Massachusetts House leaders today unveiled a budget for the new fiscal year that would likely leave fewer teachers in classrooms across the state and allow for fewer services for mentally ill residents, but would avoid raising taxes or dipping into the state’s dwindling rainy day fund.
The $27.8 billion proposal for the year beginning July 1 is an attempt to reconcile the state's needs with tough fiscal realities in an election year that has many Legislators fearful for their jobs.
The cuts to local aid and school spending in the proposal would be as much as 4 percent, though some cities and towns, depending on a state formula, would take a smaller hit.
Governor Deval Patrick submitted a spending plan in January that would protect local aid and school spending, setting up a conflict on Beacon Hill.
Patrick’s plan would also raise taxes on tobacco, candy, and sodas, something the House did not include in their proposal. The House was also more conservative than Patrick in protecting the state’s rainy day fund, which has been shrinking during the recession and may need to be called upon next year.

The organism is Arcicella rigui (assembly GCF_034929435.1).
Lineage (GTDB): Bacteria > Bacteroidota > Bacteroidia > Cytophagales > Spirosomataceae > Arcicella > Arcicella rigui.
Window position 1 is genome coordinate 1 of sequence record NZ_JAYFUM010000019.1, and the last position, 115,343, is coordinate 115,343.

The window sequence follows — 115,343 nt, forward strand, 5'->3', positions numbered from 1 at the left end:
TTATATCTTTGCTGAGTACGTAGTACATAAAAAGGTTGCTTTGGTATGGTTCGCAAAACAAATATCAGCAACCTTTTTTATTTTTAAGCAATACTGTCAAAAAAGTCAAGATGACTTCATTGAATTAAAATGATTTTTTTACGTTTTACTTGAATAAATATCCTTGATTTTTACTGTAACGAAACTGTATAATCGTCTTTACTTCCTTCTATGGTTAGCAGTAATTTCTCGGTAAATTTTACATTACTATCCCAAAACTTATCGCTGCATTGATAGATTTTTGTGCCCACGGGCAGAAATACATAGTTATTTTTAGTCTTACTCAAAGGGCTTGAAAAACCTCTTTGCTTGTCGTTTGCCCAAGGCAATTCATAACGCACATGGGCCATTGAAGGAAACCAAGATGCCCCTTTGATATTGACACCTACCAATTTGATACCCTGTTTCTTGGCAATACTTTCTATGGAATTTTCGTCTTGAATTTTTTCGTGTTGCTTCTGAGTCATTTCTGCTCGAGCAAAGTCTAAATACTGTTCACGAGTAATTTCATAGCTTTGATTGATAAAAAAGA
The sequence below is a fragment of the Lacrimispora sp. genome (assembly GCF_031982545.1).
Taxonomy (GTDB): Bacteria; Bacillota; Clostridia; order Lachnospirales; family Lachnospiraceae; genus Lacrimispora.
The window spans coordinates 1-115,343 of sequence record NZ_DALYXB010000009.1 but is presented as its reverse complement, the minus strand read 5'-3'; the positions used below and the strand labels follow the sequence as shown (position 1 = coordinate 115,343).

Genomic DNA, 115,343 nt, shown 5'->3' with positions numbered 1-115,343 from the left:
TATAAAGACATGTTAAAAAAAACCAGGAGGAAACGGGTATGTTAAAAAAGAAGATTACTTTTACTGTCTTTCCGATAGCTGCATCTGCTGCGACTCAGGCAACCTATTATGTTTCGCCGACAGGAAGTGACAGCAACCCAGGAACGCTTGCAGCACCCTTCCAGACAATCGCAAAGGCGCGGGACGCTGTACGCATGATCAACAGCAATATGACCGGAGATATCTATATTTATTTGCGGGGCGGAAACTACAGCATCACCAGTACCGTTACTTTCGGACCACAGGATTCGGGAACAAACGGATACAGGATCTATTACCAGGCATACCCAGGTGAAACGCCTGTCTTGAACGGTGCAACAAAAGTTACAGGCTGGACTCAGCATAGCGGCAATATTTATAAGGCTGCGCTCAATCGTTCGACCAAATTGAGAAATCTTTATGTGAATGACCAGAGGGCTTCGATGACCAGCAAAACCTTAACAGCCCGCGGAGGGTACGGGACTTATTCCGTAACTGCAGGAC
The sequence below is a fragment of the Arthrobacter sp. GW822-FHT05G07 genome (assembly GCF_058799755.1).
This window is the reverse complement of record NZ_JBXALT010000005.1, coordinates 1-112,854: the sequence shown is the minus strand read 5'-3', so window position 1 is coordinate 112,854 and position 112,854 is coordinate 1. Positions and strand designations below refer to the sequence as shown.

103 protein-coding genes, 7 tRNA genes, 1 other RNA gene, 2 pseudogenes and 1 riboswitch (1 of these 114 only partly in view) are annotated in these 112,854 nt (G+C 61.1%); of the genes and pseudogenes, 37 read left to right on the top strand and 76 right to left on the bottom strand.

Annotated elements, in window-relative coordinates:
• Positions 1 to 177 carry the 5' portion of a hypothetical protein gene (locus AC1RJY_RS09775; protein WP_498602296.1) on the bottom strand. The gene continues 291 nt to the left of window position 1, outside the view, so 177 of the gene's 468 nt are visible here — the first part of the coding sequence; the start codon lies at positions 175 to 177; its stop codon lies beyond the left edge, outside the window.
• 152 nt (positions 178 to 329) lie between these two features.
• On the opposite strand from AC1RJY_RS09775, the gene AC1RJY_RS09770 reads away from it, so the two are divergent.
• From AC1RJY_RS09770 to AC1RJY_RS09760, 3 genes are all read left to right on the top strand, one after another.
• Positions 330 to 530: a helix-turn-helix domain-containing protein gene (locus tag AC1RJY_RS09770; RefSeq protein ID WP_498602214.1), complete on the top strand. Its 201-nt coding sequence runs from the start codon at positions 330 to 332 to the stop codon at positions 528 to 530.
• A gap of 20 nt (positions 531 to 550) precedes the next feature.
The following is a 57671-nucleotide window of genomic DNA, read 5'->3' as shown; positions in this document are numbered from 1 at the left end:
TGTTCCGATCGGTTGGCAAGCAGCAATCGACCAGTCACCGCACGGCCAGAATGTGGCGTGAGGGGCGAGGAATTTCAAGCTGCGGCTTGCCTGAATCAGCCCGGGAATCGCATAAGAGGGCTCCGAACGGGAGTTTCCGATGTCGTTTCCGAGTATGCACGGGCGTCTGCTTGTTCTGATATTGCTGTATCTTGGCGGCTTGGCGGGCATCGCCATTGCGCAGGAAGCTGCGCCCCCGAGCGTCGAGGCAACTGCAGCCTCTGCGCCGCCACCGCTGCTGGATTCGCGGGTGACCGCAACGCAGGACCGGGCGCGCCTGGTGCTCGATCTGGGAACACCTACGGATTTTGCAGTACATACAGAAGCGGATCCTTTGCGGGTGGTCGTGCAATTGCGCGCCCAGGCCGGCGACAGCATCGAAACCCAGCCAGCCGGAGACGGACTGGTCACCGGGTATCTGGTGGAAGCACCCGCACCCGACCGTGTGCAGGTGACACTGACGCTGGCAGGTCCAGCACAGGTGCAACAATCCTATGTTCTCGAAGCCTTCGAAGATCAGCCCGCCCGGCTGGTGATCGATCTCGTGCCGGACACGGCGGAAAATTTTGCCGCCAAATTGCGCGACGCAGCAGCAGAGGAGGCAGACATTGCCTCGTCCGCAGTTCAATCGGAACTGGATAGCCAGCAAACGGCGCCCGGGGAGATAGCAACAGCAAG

Representative Charles A. Murphy, chairman of the House Ways and Means Committee, took pride in balancing the budget without raising taxes or tapping reserves, but he conceded that the impact on residents, state workers, and local governments would be considerable and, in some cases, drastic.
“You’re going to be talking to a lot of people who aren’t going to be very happy with me,” he told reporters during a news conference in a State House hearing room.
Administration and Finance Secretary Jay Gonzalez said the House budget would be "a step back" in efforts to provide a world-class education for students and would reduce state aid to cities and towns when they can least afford it.
"It fails to adopt our public safety reforms and underfunds critical public safety programs. Finally, it excludes many of the Governor’s important proposals to streamline state government and improve its efficiency for those it serves," he said in a statement.
The House budget is the second step in the budget dance that began with the governor's budget. The Senate will unveil its proposal next. After the two chambers pass their budgets, a House-Senate conference committee will hammer out a compromise version that will then be sent to the governor's desk.
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